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This page contains a single entry from the blog posted on March 6, 2007 12:12 AM. The previous post in this blog was Semper non sequitur. The next post in this blog is You've got nothing better to do. Many more can be found on the main index page or by looking through the archives.



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Tuesday, March 6, 2007

Can't wait 'til tomorrow

The Bush administration gets better every day.

Comments (21)

When will the public collectively say "enough is enough" with this administration? If what they have done the last 5 yrs. were a movie script, nobody would believe it.

I may have missed it, but what does that have to do with the Bush administration?

An interesting day indeed. Is it a coordinated effort? If so, who was making the calls to the call makers?

When will the public collectively say "enough is enough" with this administration?

There still hasn't been that one moment folks can wrap their heads around. Like this scandal, it's all too complicated and wonkish. And we as Americans still don't want to believe our president, whether we voted for him or not, is this nefarious. So George and Dick have that going for them as well.

This just in to BoJack Central: Lewis "Scooter" Libby is going to prison for 30 years after being found guilty of outting a covert CIA agent for sleazy politics and then lying through his capped white teeth about it for years.

The Chickenhawk Brigade actually propped Shakes The President up in front of a TV at Noon EST for the verdict.

And they all... cried. For their careers.


Libby wasn't found guilty of outing a CIA agent.

As a conservative, these little stories are instructive that no one, whatever political party or ideology they serve, is immune to corruption and beyond the law. It was disheartening to see a prosecutor manhandled like this for political reasons.
However, I agree with the above commenter who wonders what this has to do with the Bush administration. It seems that you guys (I'm referring to left of center collectively) like to blame the Bush administration for outbreaks of the flu virus in St. Louis without any real justification just because you don't like him.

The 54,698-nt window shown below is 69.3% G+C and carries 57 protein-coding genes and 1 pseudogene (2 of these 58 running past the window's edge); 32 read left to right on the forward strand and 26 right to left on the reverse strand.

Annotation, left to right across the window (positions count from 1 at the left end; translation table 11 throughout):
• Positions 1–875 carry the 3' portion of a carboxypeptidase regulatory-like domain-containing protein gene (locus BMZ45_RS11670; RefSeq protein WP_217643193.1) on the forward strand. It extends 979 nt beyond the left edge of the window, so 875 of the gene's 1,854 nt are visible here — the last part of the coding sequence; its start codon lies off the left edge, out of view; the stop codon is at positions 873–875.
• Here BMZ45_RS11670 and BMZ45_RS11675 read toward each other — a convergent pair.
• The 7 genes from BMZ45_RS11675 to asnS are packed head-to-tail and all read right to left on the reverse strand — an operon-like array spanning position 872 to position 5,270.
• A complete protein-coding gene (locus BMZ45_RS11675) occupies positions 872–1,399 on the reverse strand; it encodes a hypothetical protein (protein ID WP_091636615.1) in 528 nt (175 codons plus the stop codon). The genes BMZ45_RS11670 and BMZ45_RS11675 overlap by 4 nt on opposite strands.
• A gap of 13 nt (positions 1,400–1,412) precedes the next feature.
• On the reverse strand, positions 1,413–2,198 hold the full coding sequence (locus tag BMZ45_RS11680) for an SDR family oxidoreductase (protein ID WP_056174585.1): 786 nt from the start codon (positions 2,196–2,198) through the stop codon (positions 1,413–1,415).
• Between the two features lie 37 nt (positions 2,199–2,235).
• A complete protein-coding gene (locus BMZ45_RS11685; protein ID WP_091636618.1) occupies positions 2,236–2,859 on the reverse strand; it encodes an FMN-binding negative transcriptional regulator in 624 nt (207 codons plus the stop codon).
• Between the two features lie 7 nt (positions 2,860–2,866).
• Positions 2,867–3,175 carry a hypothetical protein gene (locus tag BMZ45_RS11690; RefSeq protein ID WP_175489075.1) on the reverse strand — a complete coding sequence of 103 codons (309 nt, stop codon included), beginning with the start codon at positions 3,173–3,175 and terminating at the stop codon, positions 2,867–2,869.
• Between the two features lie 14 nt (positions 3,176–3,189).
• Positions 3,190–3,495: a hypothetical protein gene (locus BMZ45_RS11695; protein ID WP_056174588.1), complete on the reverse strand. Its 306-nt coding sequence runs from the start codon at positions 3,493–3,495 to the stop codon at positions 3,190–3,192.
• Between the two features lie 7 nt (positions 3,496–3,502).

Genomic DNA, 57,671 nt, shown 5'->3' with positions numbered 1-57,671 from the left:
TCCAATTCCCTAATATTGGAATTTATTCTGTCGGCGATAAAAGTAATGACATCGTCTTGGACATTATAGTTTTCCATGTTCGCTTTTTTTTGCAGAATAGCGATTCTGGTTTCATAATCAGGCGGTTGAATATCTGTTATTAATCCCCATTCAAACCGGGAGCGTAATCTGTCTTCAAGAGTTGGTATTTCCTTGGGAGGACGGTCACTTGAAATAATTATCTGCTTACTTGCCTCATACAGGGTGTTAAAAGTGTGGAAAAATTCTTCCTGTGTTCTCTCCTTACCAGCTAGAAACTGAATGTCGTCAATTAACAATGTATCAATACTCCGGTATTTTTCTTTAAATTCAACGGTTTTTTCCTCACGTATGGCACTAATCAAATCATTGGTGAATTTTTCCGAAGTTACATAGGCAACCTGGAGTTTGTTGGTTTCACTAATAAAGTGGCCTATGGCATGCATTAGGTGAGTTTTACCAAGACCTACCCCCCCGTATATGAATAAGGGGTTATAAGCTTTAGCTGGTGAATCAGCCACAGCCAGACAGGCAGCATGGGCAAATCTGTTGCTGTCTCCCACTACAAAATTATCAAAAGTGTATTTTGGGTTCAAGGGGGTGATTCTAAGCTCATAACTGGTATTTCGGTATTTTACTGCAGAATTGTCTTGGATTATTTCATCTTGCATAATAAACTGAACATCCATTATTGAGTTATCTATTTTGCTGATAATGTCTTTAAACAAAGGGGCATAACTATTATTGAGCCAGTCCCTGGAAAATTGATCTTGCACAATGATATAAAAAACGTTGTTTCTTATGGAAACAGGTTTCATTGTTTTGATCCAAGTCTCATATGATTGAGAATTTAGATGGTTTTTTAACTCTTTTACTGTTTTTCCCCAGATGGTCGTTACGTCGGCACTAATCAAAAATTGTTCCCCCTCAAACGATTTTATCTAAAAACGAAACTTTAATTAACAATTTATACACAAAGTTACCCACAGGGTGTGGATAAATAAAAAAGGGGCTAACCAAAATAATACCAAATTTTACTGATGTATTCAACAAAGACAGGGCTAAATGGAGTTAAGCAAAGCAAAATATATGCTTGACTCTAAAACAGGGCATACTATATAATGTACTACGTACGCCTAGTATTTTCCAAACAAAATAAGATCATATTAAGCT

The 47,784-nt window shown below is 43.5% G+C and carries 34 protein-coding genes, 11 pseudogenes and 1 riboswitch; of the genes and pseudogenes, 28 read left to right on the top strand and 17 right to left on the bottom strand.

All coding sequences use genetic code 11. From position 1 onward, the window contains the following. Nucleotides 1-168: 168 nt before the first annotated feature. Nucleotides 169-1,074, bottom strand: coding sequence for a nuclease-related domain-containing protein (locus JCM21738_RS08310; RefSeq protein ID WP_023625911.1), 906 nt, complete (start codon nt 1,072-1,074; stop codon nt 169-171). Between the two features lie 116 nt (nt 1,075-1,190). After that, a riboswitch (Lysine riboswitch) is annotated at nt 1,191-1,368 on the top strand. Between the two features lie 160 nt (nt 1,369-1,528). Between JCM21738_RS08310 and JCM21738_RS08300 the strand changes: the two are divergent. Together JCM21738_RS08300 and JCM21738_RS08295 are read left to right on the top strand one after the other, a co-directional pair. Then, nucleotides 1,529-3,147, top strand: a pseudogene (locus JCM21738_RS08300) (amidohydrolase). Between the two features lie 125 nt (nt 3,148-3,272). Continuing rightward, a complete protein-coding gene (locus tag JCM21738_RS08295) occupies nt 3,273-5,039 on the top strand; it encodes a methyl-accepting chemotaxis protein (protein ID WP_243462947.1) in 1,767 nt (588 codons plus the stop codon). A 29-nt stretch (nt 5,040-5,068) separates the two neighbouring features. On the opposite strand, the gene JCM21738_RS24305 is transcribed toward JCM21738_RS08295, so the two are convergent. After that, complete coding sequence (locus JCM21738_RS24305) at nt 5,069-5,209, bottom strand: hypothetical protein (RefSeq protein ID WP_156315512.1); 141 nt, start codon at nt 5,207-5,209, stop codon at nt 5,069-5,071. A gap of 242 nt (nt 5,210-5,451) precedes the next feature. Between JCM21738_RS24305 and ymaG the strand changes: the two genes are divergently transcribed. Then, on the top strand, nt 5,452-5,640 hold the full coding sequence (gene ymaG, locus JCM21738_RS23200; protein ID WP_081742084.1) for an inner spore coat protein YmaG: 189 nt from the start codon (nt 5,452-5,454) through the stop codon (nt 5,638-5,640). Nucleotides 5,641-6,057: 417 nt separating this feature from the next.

There was nothing in the article that led me to believe that the President's administration has any hand in this issue. And please spare me the "it's the environment of corruption they've created" diatribe. You think that wasn't there before Bush hit the office in 2000? You think it'll go away when Bush leaves?

Er, the guy's a U.S. attorney. And his bosses are at the U.S. Justice Department. You know -- Alberto Gonzalez? If he was forced out of his appointive federal office, it was by the Bush administration.

Libby wasn't found guilty of outing a CIA agent.

And he hasn't been sentenced to 30 years.

And his teeth aren't capped.

"There was nothing in the article that led me to believe that the President's administration has any hand in this issue."

U.S. Attorneys serve at the pleasure of the President. This guy and the other 8 that were fired were an Oval Office level decision. Attorney General Gonzalez and Bush go way back to the days in Texas when they would laugh and make jokes about executing people.

Some things never really change with these Good 'ol Boys. Before Bush, I never thought that there would be another presidential administration that makes Nixon and LBJ look like choir boys.

"However, I agree with the above commenter who wonders what this has to do with the Bush administration. It seems that you guys (I'm referring to left of center collectively) like to blame the Bush administration for outbreaks of the flu virus in St. Louis without any real justification just because you don't like him."

You really can't make this argument when you do the exact thing you accuse others of in said argument. If you want others to stick to only the facts as they know them, you should do the same.

U.S. Attorneys serve at the pleasure of the President.

That's why I believe Bill Clinton fired every US attorney in 1993.